Ruling: Emmaus firefighters can vote to unionize
Pa. Labor Relations Board examiner: Firefighters are borough employees.
Members of the Emmaus Fire Department, long considered volunteers by the borough’s council and management, are employees who have the right to unionize, a state Labor Relations Board hearing examiner has ruled in a proposed order. The order, which could have significant financial implications for the borough of 12,000 if firefighters ultimately decide to unionize, could potentially affect other boroughs and townships that have similar control over and provide wages to firefighters now classified as volunteers. The dispute stems from a decision the borough made a number of years ago to pay what it considered a stipend to firefighters to help offset the drop in qualified volunteers. Emmaus is one of about a dozen Lehigh Valley municipalities that provides some level of pay and benefits to firefighters. A union vote is scheduled for Wednesday afternoon at Borough Hall. Following the vote, the borough and the firefighters can appeal the order by John Pozniak, who heard arguments in January following a petition by the Pennsylvania Professional Fire Fighters Association to represent the Emmaus firefighters. Wednesday’s vote is also subject to challenges by both sides. “We disagree with the decision,” said Tom Dinkelacker, an Orefield attorney who represents the borough. “But the next step is for the election.” Matthew Areman, the Philadelphia attorney representing the firefighters organization, said his client is pleased that the issue is going to an election. “We look forward to an honest and fair election to determine whether the employees want to be represented.” Even though the firefighters gained the right to unionize, the formation of a union isn’t a foregone conclusion. Half of the Fire Department members who vote in Wednesday’s election must give their support for the union. The department has an estimated 35 members. Chief James Reiss is not eligible to be a member of the union. It’s not clear what financial impact a unionized Fire Department would have on the borough and its taxpayers. The borough, which has a general operating budget of $8.8 million this year, earmarked $2.2 million for its unionized police department, which has about 18 officers and a chief, according to borough budget documents. Pozniak’s ruling was based in large part on measures the borough and its council have taken in recent years relative to the operation and oversight of and compensation for firefighters. The issue came down to whether the firefighters were considered employees or volunteers. “In essence, the borough has already hired the firefighters and despite any alleged intent on behalf of the borough that the firefighters not be public employees, the borough has already made them public employees by paying them hourly wages and possessing and exercising significant control over their terms and conditions of employment,” Pozniak said in his ruling. The borough earmarks a little more than $500,000 in its annual budget for firefighting services. Of that, about $269,000 goes toward stipends for firefighters. The borough owns the Fire Department building and most of the equipment in it. The Fire Department has two members — Reiss and secretary Victoria Schadler — who are employees of the borough and answer to the borough’s administration In addition, council in 1999 passed an ordinance that established the Fire Department and several positions as “at-will employees and appointees.” The ordinance also said that appointees were subject to the approval of council and that firefighters would be under the control of the fire chief “who shall be accountable to the borough manager and council.” The borough also reserved the right to establish rules, regulations and operating procedures for the department. “There is little doubt that the petitioned-for firefighters are employees…and not volunteers as alleged by the borough,” Pozniak wrote. In 2013, the pay rate was set at $10.15 to $15.22. Firefighters receive a base amount that increases based on their qualifications and training. Pozniak noted the final say on discipline of firefighters rests with the borough in that a firefighter can appeal discipline imposed by the chief. In 2011, management issued firefighters a borough personnel policy. Two years later, it issued them a policy for light duty responsibilities related to on-the-job injuries. Neil A. Morris, a labor attorney from Philadelphia, said the Fire Department operation as it relates to the borough seems unique. In most towns, fire companies operate independently from the borough and receive some financial support from the municipality. Municipalities also pay for workers’ compensation insurance. “Most smaller towns have volunteer fire departments, which may have a few paid employees and are funded largely through a fire tax that the municipality supports them with,” he said. “However, it is truly a volunteer, private organization. “In this situation, the borough appears to have extended its reach in terms of the fire company to the extent that it exercises more control.” This article was written by Patrick Lester and originally published in “The Morning Call East Penn News” you can view the article on their site by clicking here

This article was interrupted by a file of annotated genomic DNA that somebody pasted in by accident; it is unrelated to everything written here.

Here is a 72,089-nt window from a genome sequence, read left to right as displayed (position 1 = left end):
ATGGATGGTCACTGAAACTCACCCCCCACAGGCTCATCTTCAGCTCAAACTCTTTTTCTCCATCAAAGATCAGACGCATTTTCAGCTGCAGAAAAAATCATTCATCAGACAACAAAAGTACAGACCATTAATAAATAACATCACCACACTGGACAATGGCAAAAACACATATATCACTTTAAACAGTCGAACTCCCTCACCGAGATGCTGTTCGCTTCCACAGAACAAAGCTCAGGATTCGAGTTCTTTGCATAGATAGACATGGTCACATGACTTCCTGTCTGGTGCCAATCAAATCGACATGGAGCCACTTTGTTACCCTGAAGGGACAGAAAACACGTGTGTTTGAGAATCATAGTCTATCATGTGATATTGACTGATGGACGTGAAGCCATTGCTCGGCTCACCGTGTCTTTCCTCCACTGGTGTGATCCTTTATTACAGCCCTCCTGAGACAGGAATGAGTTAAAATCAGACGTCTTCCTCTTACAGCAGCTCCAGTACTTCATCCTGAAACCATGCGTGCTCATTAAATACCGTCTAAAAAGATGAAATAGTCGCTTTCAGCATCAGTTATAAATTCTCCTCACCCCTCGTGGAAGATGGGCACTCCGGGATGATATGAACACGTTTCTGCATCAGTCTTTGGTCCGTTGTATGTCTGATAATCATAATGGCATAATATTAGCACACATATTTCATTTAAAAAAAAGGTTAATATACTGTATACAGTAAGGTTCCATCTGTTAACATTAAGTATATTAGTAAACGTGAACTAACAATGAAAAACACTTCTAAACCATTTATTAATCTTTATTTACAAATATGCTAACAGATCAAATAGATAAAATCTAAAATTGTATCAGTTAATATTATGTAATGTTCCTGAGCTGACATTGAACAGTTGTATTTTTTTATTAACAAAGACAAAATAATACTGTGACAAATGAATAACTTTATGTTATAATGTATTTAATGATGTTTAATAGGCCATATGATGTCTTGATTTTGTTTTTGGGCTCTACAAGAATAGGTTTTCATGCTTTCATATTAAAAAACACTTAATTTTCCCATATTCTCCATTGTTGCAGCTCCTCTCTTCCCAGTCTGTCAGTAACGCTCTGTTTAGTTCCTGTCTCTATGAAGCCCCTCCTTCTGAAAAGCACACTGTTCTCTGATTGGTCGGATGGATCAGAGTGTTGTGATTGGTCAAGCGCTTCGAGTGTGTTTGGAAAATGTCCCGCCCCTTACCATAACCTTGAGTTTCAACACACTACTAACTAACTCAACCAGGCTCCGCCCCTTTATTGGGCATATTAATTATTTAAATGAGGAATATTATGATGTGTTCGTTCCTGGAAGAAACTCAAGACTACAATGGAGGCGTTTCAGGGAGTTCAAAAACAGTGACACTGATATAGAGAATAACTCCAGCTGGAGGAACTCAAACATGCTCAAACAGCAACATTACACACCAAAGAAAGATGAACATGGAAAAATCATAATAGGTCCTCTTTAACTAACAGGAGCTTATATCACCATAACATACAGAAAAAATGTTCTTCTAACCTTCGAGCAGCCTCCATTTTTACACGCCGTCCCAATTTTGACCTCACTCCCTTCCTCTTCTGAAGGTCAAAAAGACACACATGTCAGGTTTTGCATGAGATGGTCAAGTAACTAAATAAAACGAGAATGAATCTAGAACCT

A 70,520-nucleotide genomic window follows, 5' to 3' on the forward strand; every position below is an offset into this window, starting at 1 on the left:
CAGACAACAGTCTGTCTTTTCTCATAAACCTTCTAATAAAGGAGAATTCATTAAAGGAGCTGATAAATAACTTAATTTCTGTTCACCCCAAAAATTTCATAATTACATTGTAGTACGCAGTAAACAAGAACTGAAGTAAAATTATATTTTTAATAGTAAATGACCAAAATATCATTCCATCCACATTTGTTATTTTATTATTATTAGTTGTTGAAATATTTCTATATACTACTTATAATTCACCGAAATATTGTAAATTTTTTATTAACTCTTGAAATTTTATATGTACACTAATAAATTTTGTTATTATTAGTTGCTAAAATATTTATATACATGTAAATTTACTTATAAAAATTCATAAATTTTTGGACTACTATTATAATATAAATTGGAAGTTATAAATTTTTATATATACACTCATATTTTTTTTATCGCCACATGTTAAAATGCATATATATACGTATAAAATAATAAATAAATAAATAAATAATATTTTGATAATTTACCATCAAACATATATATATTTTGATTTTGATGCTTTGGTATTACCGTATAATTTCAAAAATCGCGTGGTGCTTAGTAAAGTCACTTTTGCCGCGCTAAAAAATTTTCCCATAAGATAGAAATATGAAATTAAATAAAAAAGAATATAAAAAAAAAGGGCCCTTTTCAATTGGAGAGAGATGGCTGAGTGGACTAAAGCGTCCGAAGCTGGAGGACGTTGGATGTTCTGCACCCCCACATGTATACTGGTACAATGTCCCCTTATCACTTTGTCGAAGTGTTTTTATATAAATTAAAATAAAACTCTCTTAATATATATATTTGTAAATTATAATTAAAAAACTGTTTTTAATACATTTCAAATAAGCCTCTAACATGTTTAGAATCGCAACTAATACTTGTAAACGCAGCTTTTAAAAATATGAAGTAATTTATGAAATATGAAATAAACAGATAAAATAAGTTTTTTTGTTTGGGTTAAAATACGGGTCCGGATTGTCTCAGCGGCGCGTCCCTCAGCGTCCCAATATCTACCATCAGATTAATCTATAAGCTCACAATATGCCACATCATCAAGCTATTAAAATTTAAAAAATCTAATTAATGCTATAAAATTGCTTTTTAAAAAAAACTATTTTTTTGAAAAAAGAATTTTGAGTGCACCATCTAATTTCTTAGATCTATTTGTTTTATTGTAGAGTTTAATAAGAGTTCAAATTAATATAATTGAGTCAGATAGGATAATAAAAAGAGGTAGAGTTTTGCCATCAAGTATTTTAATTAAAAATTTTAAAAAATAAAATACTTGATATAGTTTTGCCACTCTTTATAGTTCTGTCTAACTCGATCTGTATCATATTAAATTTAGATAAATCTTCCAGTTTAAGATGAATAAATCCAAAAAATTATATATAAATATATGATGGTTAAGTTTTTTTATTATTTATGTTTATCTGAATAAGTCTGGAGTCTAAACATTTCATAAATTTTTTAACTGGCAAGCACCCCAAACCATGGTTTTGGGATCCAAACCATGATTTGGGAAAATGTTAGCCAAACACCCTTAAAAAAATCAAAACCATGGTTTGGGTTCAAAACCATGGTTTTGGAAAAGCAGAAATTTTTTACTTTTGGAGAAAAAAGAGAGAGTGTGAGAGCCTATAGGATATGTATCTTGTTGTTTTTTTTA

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firstname.lastname@example.org| 267.338.1383 Neil Morris has passionately represented employers for the last 25 years. Mr. Morris specializes in the areas of labor and employment, municipal labor law, employment discrimination, defamation and business litigation. Mr. Morris has served as Special/Labor Counsel for more than 35 Pennsylvania Townships and Boroughs, the County of Bucks and many private employers. He is often brought into municipalities to handle “crisis” situations involving employees and/or management. Mr. Morris handles cases throughout the country including Pennsylvania, New Jersey, Colorado, Hawaii, Maryland, Mississippi, South Carolina and West Virginia. In 1999, Neil achieved one of the highest defamation jury awards ever in Pennsylvania for a business client. He also has extensive appellate experience arguing appellate cases before the Pennsylvania Supreme Court, Superior Court and Commonwealth Court as well as various Federal District Courts and before the U. S. Court of Appeals for the Third, Fourth and Tenth Circuits. Mr. Morris has also argued successfully before the Mississippi Supreme Court.